Mosques in Lanzhou
Lanzhou has a large and thriving Muslim population, not just the Hui but also from a number of minorities that live in the province. Although not quite as obvious as at Linxia, further south in Gansu, there are mosques all over Lanzhou, with one of the biggest one block south of the “Journey to the West” statue. From the river bank, there are several mosques visible on the north bank, their domes gleaming in the sunshine.
The Adventures of Jane's Sixteen - Part 8
"Tue 24 Sep - Tarmac all the Way, She Said"
Despite the fact the bus was due to leave at 10am, breakfast was a bit of a rushed affair. Despite giving ourselves almost half an hour, and despite us being the only folks in there, I had to wolf down a chocolate pancake and Andy had to eat his brekkie on the bus. I think part of Alan's never arrived either!
The road out of Xiahe was just as weird as the road in. Although pretty wide, it hadn't been completed and in parts it was blocked off with concrete so you could only drive own a narrow section of it. We saw people working on it by the roadside but ... Jane said it was like this last year and that she had expected it to have been built by now!
On this section out of Xiahe, the driver got stopped in a routine police check. This didn't happen as often as I had expected it would - but then I suppose we didn't drive too much down main roads on our trip.
The road was still bumpy and made from stones and gravel even beyond our lunchstop. To be fair, you could tell it was a better quality road, it was a lot more comfy than the road to Langmusi had been, but even so there was still a considerable lack of tarmac!
Lunch was in another roadside noodle place - fairly cheap and very filling. These places seem to do only eight types of dishes; noodles with or without meat, with or without spice, and plain or in soup. Or some combination of the three anyway! But you get a pretty sizeable bowl and it's very filling and tasty.
The journey to Lanzhou took in total about 7 hours. The second half of the journey was pretty similar to the first half - same kind of scenery, same kind of road. At one point, you could really see them building it; the dust was everywhere. At another, the bridge supports for a huge viaduct were in place, for what seemed to be a motorway heading west from Lanzhou; when that's in place it should knock a couple of hours off the journey time from Xiahe.
We reached Lanzhou about 5pm-ish, and initially didn't really know what to do. We had a train to catch at 8:30pm but until then we had free time. We dumped our bags in the local tour office, in the back passage of a large hotel, and had a look around. There was an odd little underground shopping mall under the main square, selling all kinds of naff goods, bags, toiletries, "have your pics scanned here", and the like, but nothing caught my eye. Had a wander quite a way down a couple of the streets, lots of eateries but not much else.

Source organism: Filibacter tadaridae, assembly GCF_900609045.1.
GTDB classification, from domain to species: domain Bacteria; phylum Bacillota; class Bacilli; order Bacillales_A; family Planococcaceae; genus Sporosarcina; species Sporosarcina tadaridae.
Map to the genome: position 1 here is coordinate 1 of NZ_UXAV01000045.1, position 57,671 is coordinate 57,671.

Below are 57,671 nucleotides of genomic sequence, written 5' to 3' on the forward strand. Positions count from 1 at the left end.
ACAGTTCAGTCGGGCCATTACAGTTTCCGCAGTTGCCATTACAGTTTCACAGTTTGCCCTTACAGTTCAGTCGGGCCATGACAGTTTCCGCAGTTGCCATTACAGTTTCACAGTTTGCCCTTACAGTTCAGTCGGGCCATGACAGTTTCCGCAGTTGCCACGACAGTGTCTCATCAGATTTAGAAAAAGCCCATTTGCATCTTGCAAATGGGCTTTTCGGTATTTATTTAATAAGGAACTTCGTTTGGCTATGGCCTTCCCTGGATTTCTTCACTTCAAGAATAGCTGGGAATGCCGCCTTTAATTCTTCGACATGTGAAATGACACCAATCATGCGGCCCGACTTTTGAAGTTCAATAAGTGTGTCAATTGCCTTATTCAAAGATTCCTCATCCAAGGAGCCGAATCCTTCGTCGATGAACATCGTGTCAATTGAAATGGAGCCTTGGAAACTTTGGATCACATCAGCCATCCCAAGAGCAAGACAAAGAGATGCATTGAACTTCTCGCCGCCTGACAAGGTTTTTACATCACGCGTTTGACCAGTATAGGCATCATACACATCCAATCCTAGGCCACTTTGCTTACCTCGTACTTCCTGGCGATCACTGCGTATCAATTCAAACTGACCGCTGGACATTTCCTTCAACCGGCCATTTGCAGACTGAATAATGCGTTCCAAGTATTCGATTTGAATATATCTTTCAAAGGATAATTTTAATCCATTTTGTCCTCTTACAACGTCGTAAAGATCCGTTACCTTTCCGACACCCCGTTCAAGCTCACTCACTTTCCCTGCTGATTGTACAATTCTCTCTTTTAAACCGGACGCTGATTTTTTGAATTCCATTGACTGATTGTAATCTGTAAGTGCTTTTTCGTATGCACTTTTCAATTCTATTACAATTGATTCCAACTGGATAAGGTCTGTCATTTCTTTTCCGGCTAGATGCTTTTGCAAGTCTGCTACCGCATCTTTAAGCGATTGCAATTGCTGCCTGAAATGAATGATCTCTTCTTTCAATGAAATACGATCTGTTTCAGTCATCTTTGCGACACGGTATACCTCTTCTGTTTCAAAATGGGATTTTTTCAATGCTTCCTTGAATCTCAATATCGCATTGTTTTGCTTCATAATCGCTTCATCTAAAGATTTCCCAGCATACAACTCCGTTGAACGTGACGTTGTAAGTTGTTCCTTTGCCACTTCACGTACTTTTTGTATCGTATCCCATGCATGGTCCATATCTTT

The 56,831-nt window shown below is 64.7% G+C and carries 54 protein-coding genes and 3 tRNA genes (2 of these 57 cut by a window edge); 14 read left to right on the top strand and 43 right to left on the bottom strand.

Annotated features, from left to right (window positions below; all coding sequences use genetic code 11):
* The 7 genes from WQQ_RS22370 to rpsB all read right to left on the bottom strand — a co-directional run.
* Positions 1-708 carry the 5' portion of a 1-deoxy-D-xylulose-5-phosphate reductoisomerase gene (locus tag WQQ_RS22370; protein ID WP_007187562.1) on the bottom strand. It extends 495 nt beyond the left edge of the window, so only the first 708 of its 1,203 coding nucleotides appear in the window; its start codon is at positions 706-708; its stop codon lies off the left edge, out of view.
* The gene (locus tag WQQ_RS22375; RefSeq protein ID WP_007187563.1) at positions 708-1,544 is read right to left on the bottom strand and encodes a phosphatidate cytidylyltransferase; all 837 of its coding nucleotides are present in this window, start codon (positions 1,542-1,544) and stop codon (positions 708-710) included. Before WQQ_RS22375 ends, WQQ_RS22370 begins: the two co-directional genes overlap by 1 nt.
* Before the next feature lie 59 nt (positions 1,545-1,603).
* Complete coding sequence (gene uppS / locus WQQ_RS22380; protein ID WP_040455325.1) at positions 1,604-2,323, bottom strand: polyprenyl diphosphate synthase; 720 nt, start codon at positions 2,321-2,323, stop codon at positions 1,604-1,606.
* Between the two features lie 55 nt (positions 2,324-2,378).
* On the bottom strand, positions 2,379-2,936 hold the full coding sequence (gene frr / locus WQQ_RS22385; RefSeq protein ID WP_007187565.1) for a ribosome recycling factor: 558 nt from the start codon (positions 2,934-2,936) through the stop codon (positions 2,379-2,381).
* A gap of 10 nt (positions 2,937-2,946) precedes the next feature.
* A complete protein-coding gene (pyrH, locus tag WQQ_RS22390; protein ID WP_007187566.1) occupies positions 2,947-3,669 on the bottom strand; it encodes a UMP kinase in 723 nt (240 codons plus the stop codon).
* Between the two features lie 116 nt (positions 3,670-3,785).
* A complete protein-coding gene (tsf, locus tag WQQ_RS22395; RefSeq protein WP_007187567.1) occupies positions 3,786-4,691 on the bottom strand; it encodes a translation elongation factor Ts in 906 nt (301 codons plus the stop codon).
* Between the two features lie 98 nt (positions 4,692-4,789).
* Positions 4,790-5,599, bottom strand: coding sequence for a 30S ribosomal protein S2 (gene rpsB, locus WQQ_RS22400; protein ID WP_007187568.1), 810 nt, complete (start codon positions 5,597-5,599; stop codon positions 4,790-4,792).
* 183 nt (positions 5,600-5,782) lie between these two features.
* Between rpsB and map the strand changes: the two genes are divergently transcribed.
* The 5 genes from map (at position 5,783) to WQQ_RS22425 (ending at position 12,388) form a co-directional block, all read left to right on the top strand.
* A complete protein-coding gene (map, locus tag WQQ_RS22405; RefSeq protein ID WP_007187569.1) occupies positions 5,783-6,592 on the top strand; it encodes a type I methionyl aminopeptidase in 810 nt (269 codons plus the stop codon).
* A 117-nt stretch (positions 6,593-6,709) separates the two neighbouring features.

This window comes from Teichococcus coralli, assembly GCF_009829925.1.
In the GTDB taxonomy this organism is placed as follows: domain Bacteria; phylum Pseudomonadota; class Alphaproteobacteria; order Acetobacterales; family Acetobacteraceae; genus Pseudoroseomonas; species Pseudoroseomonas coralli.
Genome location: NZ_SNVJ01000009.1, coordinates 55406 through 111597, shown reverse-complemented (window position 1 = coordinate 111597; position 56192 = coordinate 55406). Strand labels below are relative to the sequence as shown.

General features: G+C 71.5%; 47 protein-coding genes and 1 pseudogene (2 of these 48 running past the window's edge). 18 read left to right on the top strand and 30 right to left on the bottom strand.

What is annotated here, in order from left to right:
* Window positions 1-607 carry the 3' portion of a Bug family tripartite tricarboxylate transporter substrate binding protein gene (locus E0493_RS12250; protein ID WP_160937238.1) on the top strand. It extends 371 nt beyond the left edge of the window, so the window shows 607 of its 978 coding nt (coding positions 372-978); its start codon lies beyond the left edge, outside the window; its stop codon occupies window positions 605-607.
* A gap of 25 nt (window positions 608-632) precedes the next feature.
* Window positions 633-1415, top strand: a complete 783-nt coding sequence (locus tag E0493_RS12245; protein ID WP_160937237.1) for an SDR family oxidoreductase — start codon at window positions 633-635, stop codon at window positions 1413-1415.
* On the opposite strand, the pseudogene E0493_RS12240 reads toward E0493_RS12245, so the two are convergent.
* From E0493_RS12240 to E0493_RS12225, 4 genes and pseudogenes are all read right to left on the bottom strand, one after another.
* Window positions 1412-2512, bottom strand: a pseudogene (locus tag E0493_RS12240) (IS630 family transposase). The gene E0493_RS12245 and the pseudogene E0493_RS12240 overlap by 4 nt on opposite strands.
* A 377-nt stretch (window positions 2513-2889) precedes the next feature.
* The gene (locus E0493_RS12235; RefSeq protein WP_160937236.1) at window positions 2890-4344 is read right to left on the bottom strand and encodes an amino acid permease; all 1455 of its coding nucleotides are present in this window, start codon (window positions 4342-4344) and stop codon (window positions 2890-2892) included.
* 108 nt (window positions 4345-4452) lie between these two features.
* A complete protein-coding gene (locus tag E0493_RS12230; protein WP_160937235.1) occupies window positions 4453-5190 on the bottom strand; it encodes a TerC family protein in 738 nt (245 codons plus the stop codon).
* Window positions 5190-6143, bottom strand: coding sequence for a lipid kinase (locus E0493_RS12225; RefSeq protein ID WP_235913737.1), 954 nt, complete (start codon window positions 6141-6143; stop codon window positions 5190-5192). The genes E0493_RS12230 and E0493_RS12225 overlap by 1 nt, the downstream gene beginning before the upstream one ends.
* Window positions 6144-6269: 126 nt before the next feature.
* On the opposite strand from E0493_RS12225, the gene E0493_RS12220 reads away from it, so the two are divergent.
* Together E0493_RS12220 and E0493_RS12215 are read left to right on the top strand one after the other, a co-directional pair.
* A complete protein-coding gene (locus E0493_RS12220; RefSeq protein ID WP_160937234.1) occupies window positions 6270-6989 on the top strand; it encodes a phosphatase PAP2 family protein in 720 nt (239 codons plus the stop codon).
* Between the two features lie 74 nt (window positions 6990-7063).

On my way back, bumped into Jane having a drink, sat with her a bit. She was trying to persuade some elderly male local that I was just a friend, not her brother (or anything else!). They do seem to be quite a curious people.
We went to a local restaurant; everyone else was already there when we arrived. We had a series of local dishes in the now-standard banquet fashion. The big table of lads and Kiwis seemed to have a few problems ordering food, and some food never arrived for them - they had a bit of ours though and liked it (sizzling beef) so we made sure to order it another time.
Lanzhou train station is another of these newly-built ones and consequently does look a bit flash inside and out; clean, metallic (airport-like) with lots of escalators. The train was due to leave at 8:30pm which didn't give us a lot of time before lights-out on the train, but that didn't matter.
Aboard, one of the ladies passing down the train had DVD/VCDs and a player, so Andy and Dan decided to get a couple of movies to watch on the train. At 15 Yuan for the hire, 10 Yuan for the movie, reasonably cheap! However, it turns out that speaker hire was an extra 10 Yuan!! Otherwise only one person could hear it through the headphones, with stereo soundtrack in Chinese one ear and English the other!
He got his speakers in the end though, and a few of us got to watch "Black Hawk Down" which is all right if you like war movies! They did get other movies but when that one finished it was after midnight and we figured we ought to go to bed. I was on a top bunk and it was surprisingly comfy.
The movie watching wasn't 100% simple either; at halfway we had to change CDs but the new one didn't seem to work! After about 5 minutes and a bit of help from one of the stewardesses though, we got it working!